- Students in grades 6- 8 will have more developed vocabulary and familiarity with basic scientific concepts, so you may be able to provide more abstract and detailed models and explanations about how PV solar energy works, and the role solar energy plays in our society. They will be able to work together in groups to address more complex, open-ended questions. Allow time for students to work independently, along with discussing concepts as a larger group. Activities for this age group can focus on engaging their investigative, problem-solving, communication and presentation skills.
Suggestions for presenters
Students may or may not remember the new vocabulary or retain a complete understanding of the concepts you elaborated – this is OK, and not your responsibility as simply a guest to their classroom. Your role is to invigorate their ongoing processes of learning and discovery with their teacher by facilitating a simple moment of excitement and discovery.
Focus on why solar matters.
As a professional with a connection to the solar industry, you have a unique perspective on how solar energy works outside of the classroom. Ask plenty of questions, and share your own experience in a relatable way so students can see how these broader concepts may relate to their own lives and even shape their future goals.
It’s OK to not have all the answers.
Students may ask questions that exceed your range of knowledge, and this is excellent! There is no need to research every intricacy of solar energy prior to your classroom visit in anticipation of
a tough question, or to struggle with answering something you do not know. It’s far more powerful to acknowledge the student for asking a great question, and clearly owning the fact that you don’t know the answer. You can even keep a running list of questions on the board so students can take their explorations further after your visit.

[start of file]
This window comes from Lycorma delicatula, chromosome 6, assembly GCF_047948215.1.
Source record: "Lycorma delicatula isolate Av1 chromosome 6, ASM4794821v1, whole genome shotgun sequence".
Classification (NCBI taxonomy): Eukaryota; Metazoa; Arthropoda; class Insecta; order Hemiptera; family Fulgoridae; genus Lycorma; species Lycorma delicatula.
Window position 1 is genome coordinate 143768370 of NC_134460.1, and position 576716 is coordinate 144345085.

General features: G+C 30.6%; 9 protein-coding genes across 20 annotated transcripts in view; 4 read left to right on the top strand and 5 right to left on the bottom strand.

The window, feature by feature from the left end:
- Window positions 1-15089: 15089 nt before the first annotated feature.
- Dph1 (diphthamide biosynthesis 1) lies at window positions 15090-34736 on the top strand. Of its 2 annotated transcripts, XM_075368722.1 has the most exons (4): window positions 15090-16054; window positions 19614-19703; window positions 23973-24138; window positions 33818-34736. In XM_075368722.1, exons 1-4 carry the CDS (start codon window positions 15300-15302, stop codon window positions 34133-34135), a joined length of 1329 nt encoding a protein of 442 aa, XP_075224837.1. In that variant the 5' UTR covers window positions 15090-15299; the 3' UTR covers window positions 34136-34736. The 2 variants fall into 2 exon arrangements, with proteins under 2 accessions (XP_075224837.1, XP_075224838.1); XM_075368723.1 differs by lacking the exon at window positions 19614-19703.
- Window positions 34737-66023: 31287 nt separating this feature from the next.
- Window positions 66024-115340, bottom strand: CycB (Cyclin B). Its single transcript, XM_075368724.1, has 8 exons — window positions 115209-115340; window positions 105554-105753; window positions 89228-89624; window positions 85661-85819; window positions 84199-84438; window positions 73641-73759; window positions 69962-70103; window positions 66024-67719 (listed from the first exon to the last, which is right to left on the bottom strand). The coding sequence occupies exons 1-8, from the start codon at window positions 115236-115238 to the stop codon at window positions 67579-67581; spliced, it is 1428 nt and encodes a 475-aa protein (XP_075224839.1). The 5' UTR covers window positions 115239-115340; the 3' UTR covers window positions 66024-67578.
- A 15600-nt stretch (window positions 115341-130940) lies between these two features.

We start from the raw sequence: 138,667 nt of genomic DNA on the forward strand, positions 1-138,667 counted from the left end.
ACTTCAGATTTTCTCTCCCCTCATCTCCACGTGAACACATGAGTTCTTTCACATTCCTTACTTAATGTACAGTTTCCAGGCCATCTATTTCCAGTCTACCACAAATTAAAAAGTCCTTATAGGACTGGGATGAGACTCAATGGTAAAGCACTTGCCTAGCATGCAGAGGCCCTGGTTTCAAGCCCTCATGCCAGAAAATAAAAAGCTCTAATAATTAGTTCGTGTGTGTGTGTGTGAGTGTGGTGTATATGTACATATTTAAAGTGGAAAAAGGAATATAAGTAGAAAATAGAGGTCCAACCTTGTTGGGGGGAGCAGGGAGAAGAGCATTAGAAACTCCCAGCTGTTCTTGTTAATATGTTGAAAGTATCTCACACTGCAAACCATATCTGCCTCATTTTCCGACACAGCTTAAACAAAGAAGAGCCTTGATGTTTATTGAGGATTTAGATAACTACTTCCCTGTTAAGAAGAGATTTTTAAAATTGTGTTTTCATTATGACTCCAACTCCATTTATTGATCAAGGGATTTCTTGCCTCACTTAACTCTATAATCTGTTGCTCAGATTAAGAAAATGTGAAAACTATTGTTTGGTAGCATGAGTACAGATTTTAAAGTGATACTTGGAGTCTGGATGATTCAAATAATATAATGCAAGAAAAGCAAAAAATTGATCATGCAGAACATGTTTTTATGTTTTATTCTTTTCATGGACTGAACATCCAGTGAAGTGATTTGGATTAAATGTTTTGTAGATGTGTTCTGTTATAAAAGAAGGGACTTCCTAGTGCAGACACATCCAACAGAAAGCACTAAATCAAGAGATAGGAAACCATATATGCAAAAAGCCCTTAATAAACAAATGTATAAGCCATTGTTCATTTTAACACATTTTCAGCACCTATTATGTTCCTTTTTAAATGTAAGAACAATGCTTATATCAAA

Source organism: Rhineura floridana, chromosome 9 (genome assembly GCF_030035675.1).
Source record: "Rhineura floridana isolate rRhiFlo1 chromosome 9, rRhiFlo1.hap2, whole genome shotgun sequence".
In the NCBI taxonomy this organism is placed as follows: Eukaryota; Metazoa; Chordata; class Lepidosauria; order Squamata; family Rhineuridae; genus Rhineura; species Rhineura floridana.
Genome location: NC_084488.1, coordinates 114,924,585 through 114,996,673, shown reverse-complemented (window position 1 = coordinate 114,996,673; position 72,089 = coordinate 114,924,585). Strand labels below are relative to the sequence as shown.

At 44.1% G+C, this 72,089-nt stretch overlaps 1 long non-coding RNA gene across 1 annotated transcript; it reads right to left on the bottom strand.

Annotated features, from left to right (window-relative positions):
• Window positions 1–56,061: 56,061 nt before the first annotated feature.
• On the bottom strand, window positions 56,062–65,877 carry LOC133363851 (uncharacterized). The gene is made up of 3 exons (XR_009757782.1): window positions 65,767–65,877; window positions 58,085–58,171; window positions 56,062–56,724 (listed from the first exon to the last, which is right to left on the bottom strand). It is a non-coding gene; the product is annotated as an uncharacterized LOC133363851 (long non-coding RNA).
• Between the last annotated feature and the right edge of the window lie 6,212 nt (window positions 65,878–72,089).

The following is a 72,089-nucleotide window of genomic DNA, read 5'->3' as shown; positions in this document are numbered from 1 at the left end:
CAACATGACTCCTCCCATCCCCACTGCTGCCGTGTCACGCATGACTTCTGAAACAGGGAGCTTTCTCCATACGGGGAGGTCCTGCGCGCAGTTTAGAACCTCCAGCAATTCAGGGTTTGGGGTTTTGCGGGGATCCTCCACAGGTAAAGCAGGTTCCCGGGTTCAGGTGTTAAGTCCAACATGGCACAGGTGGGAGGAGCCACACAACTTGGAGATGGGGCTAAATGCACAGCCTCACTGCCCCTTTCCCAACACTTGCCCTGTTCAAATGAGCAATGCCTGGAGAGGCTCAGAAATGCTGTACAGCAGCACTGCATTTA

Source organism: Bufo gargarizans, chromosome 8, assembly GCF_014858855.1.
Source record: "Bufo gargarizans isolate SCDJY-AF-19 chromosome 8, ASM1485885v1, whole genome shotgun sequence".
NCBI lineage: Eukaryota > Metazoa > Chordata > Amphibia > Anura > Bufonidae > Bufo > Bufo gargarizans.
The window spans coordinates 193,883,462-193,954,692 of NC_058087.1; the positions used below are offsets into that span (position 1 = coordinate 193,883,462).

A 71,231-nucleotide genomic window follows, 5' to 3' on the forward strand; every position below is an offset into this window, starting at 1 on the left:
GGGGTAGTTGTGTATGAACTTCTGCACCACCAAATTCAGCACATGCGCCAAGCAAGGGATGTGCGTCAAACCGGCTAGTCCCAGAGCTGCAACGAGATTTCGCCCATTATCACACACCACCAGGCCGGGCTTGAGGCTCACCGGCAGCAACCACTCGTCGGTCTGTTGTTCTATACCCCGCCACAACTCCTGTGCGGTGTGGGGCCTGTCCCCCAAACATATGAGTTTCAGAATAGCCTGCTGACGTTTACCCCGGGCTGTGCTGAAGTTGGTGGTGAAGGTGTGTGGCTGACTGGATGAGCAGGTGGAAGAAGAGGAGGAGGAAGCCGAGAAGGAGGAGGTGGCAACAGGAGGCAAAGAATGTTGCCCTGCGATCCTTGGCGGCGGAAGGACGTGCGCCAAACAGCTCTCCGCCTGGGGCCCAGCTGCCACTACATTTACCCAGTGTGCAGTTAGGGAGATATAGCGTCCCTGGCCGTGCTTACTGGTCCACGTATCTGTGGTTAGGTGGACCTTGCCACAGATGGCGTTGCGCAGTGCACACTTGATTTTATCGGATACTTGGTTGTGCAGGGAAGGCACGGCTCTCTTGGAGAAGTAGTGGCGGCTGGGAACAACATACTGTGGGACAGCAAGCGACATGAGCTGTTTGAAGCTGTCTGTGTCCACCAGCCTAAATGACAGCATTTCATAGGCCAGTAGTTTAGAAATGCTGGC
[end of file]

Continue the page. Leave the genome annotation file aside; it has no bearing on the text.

Remember that children are natural investigators, and resist assuming what they do or don’t know.
As we age, the new things we encounter on a daily basis become fewer and fewer. Adults, far more than children, may fall into habit and routine that overshadows the ongoing sense of curiosity and wonder that characterizes childhood. Step into the classroom’s shoes and embrace the lines of questioning that emerge organically, while honoring the knowledge and wisdom that children already have. Ask a lot of questions and encourage all students to participate and take action.
Approach the classroom with humility and vulnerability.
Students may not know about your company or what your job title means, so try starting off with a question or “hook” that excites and engages them in the topic matter.
Seeing a new face alone will make them curious about the lesson. Sometimes opening with a question, image, or demonstration can be most powerful.
What makes an idea “sticky”?
Six key traits for high retention: Simple, Unexpected, Concrete, Credible, Emotional, Shared through Story.